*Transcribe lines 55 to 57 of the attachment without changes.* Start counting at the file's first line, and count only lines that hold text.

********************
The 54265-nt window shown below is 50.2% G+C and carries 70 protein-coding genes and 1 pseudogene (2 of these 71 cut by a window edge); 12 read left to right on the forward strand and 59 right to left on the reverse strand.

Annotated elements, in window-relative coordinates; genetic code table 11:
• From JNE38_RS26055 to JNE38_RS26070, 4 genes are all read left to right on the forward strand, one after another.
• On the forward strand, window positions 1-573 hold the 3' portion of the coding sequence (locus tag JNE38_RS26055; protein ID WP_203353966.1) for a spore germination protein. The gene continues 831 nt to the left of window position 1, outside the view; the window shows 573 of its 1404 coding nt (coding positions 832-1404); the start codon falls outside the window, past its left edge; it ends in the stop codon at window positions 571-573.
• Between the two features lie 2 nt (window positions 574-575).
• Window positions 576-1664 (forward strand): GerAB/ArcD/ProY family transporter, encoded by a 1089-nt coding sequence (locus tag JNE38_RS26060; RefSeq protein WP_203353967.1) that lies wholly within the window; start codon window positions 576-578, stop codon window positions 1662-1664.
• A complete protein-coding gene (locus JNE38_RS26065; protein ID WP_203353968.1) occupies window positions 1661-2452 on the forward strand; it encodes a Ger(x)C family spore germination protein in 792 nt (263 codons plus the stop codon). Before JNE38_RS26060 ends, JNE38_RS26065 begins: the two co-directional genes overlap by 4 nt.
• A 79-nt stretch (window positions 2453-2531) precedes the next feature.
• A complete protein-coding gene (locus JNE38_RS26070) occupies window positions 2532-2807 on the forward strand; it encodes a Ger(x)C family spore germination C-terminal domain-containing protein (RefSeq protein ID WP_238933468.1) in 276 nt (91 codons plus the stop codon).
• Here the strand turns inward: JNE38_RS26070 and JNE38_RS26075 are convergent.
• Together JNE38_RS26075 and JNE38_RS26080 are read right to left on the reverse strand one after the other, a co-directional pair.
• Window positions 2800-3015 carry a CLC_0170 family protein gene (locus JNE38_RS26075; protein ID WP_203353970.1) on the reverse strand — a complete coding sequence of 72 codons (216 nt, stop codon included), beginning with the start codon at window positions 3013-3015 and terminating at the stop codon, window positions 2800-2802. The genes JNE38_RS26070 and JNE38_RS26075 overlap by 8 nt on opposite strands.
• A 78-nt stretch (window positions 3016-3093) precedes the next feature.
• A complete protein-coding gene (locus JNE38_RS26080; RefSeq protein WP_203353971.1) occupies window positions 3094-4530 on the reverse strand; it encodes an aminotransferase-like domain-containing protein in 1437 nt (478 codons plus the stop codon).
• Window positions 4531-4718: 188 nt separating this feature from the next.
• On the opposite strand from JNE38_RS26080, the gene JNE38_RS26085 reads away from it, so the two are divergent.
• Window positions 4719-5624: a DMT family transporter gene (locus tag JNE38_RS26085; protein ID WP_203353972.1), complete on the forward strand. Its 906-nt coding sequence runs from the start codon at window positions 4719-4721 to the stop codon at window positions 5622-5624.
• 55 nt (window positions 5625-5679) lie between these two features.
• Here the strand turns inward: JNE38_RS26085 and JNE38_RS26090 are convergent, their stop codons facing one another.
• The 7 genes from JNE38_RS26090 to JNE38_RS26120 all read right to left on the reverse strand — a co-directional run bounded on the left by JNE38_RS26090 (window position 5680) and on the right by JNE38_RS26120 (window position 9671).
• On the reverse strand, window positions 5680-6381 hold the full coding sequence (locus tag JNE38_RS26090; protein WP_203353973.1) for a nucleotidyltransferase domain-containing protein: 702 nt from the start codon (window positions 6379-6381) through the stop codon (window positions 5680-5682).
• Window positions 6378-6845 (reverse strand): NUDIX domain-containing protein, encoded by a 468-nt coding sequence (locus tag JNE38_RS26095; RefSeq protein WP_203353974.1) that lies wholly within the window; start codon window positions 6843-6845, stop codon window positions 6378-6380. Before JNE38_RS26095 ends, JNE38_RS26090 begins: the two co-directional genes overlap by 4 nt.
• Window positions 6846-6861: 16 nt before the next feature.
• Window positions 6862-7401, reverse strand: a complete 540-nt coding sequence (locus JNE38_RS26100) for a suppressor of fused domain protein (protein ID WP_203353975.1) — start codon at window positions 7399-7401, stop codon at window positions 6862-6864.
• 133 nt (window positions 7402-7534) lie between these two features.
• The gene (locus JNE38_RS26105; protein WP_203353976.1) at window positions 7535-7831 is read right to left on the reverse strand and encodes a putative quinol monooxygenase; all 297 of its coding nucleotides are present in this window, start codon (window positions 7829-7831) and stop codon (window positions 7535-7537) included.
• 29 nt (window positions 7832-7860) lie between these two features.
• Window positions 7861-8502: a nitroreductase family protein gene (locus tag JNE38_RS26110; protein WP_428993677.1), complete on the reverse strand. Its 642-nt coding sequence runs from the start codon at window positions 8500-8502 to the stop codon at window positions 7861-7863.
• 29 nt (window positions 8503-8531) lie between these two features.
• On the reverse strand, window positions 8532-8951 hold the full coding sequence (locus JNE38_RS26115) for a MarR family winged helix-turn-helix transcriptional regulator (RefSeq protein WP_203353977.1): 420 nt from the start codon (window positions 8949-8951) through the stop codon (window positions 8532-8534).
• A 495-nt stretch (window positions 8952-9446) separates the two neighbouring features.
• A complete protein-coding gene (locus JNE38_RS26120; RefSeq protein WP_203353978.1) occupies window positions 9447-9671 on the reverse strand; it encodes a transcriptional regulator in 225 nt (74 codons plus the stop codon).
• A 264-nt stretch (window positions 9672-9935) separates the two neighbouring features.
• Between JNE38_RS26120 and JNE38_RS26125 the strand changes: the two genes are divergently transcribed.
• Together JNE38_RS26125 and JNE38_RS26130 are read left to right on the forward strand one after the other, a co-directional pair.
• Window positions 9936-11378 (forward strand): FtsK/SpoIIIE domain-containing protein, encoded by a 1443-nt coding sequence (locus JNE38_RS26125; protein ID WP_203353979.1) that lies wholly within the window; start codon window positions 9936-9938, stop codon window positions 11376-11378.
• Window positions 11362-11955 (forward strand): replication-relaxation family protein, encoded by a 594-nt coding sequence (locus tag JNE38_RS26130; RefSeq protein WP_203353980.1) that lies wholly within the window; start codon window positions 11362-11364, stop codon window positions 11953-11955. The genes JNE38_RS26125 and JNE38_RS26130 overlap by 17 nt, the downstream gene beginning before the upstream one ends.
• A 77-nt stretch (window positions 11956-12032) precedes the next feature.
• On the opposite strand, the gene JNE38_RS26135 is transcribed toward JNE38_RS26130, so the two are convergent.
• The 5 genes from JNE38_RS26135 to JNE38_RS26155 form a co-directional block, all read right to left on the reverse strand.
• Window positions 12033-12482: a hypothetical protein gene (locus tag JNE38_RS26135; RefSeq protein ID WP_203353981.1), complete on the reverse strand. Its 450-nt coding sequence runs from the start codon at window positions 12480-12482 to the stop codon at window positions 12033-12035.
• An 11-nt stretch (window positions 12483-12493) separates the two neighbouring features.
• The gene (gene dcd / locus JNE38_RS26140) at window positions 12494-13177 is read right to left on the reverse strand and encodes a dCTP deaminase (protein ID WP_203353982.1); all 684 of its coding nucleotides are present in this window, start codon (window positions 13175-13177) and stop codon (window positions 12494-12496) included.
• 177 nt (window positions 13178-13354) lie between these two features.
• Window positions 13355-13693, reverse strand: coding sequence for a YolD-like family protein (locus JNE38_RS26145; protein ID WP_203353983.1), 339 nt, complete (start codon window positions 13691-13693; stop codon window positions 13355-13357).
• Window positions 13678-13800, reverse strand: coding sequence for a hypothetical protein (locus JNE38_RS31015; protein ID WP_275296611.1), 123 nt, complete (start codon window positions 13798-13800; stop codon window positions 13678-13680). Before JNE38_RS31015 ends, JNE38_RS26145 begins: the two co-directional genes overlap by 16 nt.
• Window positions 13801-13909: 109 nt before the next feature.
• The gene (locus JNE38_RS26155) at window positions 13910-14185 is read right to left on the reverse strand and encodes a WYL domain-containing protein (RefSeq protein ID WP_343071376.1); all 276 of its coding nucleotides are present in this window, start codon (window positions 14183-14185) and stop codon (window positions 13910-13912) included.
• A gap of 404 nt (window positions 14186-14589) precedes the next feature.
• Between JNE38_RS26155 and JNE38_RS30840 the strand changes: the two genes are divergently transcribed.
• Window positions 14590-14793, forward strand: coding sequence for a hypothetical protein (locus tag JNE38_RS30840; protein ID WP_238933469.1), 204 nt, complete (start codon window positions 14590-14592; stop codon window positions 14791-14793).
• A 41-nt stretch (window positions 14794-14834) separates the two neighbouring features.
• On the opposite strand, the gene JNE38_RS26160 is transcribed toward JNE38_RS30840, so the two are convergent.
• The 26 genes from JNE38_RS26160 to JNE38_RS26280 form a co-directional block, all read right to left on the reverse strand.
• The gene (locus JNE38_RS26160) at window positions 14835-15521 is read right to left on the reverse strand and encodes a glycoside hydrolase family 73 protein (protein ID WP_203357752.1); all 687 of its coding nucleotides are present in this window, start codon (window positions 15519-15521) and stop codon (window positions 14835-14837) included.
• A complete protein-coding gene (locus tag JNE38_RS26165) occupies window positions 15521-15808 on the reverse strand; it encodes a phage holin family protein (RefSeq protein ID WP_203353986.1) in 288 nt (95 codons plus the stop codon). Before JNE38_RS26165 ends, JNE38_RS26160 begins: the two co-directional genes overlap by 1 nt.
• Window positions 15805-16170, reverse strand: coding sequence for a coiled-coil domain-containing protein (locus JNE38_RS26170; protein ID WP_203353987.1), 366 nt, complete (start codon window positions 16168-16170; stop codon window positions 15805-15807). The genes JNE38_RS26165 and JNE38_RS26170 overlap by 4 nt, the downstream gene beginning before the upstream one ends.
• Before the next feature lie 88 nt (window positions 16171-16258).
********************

• The gene (locus JNE38_RS26160) at window positions 14835-15521 is read right to left on the reverse strand and encodes a glycoside hydrolase family 73 protein (protein ID WP_203357752.1); all 687 of its coding nucleotides are present in this window, start codon (window positions 15519-15521) and stop codon (window positions 14835-14837) included.
• A complete protein-coding gene (locus tag JNE38_RS26165) occupies window positions 15521-15808 on the reverse strand; it encodes a phage holin family protein (RefSeq protein ID WP_203353986.1) in 288 nt (95 codons plus the stop codon). Before JNE38_RS26165 ends, JNE38_RS26160 begins: the two co-directional genes overlap by 1 nt.
• Window positions 15805-16170, reverse strand: coding sequence for a coiled-coil domain-containing protein (locus JNE38_RS26170; protein ID WP_203353987.1), 366 nt, complete (start codon window positions 16168-16170; stop codon window positions 15805-15807). The genes JNE38_RS26165 and JNE38_RS26170 overlap by 4 nt, the downstream gene beginning before the upstream one ends.